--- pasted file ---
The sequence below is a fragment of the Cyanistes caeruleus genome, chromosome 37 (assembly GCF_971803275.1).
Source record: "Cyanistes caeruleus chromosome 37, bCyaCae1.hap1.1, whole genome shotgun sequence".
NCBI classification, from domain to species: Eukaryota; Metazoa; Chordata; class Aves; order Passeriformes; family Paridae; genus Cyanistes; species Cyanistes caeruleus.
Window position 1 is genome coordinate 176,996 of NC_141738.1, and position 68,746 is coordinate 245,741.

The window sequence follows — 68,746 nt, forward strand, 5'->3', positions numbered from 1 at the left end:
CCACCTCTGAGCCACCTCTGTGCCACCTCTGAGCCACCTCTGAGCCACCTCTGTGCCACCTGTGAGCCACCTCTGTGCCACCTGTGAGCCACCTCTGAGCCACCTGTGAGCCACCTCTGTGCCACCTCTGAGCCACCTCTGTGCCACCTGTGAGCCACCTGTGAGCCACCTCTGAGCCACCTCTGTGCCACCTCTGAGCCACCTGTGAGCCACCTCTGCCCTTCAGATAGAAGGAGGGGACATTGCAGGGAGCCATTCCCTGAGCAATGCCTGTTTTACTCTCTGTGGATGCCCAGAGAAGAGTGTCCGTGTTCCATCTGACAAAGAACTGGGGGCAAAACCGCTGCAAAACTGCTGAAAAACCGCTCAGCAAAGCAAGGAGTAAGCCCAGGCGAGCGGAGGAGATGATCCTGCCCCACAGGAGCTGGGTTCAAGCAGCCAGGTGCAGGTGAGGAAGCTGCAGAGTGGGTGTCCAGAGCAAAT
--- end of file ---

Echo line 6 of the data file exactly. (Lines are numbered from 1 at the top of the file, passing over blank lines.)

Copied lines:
CCACCTCTGAGCCACCTCTGTGCCACCTCTGAGCCACCTCTGAGCCACCTCTGTGCCACCTGTGAGCCACCTCTGTGCCACCTGTGAGCCACCTCTGAGCCACCTGTGAGCCACCTCTGTGCCACCTCTGAGCCACCTCTGTGCCACCTGTGAGCCACCTGTGAGCCACCTCTGAGCCACCTCTGTGCCACCTCTGAGCCACCTGTGAGCCACCTCTGCCCTTCAGATAGAAGGAGGGGACATTGCAGGGAGCCATTCCCTGAGCAATGCCTGTTTTACTCTCTGTGGATGCCCAGAGAAGAGTGTCCGTGTTCCATCTGACAAAGAACTGGGGGCAAAACCGCTGCAAAACTGCTGAAAAACCGCTCAGCAAAGCAAGGAGTAAGCCCAGGCGAGCGGAGGAGATGATCCTGCCCCACAGGAGCTGGGTTCAAGCAGCCAGGTGCAGGTGAGGAAGCTGCAGAGTGGGTGTCCAGAGCAAAT